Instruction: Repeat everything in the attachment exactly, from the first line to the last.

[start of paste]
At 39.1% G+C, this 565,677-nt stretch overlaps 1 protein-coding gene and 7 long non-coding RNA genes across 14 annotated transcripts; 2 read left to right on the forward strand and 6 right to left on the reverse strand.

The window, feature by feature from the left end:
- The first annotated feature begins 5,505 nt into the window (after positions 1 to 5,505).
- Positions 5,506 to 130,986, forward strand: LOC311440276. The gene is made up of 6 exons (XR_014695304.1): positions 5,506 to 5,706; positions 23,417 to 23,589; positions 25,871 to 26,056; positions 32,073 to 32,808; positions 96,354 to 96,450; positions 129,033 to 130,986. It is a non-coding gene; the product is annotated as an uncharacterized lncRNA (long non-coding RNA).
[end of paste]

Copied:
At 39.1% G+C, this 565,677-nt stretch overlaps 1 protein-coding gene and 7 long non-coding RNA genes across 14 annotated transcripts; 2 read left to right on the forward strand and 6 right to left on the reverse strand.

The window, feature by feature from the left end:
- The first annotated feature begins 5,505 nt into the window (after positions 1 to 5,505).
- Positions 5,506 to 130,986, forward strand: LOC311440276. The gene is made up of 6 exons (XR_014695304.1): positions 5,506 to 5,706; positions 23,417 to 23,589; positions 25,871 to 26,056; positions 32,073 to 32,808; positions 96,354 to 96,450; positions 129,033 to 130,986. It is a non-coding gene; the product is annotated as an uncharacterized lncRNA (long non-coding RNA).